It wasn’t supposed to go like this. When Jeb Bush announced a exploratory committee for the 2016 Republican primary exactly one year ago Wednesday, the plan was simple: Keep Mitt Romney out of the race, lock up the establishment money early and ride Bush’s experience as Florida governor and a big war chest to victory. And for a little while, the plan almost worked. Bush became the front-runner, and though his lead wasn’t as strong as his campaign might have liked, he seemed to have locked up the big donors and maintained a steady share in the polls. Then Donald Trump showed up, and the campaign quickly got away from Bush. In debate after debate and on the campaign trail, Bush stumbled and fumbled away his support. He came off worse in clashes with Trump and with Sen. Marco Rubio (Fla.). He now sits fifth in Iowa, sixth in New Hampshire and at 4 percent nationally.

In short, Tuesday’s debate was Jeb Bush’s last stand. And he was unable to turn his fortunes around.

Yes, his performance was a step up from previous debate struggles. He showed some actual backbone in his latest clash with Trump, throwing the real estate developer off balance for a moment by citing Trump’s pre-Paris idea of letting Bashar al-Assad fight the Islamic State. For the first time he got under Trump’s skin. And his warning that Trump “can’t insult his way to the presidency” will get plenty of circulation in post-debate coverage.

But Bush needed to somehow score a knockout punch, and he didn’t get one. His opening and closing statements were poor. The post-debate coverage will likely still focus on Trump, Rubio and Sen. Ted Cruz (Tex.) (especially the clashes between the latter two). And as Rubio and Cruz know, going head-on at Trump  still isn’t the smart strategy with the GOP base (for now at least). Similarly, though Bush was right that Trump’s call to ban all Muslims from entering the United States is an awful idea in every way, the fact is that conservative voters like it. And Bush standing up for himself doesn’t change the fact that Trump’s “Oh you’re tough. . . . I’m at 42 and you’re at 3” was a crudely effective counterattack.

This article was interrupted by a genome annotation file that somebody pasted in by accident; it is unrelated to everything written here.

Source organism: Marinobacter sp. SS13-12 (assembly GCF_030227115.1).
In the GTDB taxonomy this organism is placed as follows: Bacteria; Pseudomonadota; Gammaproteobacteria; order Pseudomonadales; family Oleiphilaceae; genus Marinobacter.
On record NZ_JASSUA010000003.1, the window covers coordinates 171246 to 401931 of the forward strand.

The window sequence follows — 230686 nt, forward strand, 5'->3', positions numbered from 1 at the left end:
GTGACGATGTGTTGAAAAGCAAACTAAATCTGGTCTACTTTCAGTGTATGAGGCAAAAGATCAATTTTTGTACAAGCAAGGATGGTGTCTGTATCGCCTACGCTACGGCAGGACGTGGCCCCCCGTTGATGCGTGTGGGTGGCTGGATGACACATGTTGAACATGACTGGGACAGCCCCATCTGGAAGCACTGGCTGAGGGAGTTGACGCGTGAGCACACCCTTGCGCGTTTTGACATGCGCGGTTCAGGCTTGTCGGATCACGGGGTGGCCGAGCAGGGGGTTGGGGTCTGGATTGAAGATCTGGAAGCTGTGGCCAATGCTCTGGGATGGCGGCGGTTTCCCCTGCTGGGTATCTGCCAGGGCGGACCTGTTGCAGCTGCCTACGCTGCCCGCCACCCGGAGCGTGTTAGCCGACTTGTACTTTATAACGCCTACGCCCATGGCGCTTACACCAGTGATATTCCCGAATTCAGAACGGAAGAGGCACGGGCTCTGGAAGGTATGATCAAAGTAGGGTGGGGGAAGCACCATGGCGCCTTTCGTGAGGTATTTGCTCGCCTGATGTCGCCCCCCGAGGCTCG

At this point then, barring an even unlikelier miracle in next month’s GOP debate, the last before the Iowa caucuses, Bush has no way of turning around his fortunes. Sure, one would think Bush could use his money advantage to move his numbers by flooding Iowa and New Hampshire airwaves with ads. But his campaign has already tried that, “racing through its massive war chest” with nothing to show for it. He’s already spent $9 million in Iowa and $7 million in New Hampshire to no effect. The Bush campaign and associated PACs have spent $35 million on advertising since September — almost as much as the rest of the GOP field combined. As NBC’s Mark Murray wrote Tuesday, Bush’s efforts may go down as “the least effective advertising campaign in presidential history.”

Yes, it would be embarrassing for Bush to drop out before even a single vote has been cast. But even more embarrassing would be desultory finishes in one primary contest after another, while each week brings news of donors jumping ship. And the longer Bush holds on to key establishment figures, the harder it is for said establishment to come together against Trump’s truly dangerous candidacy. So for himself, the GOP and the country, Bush should face facts and step aside.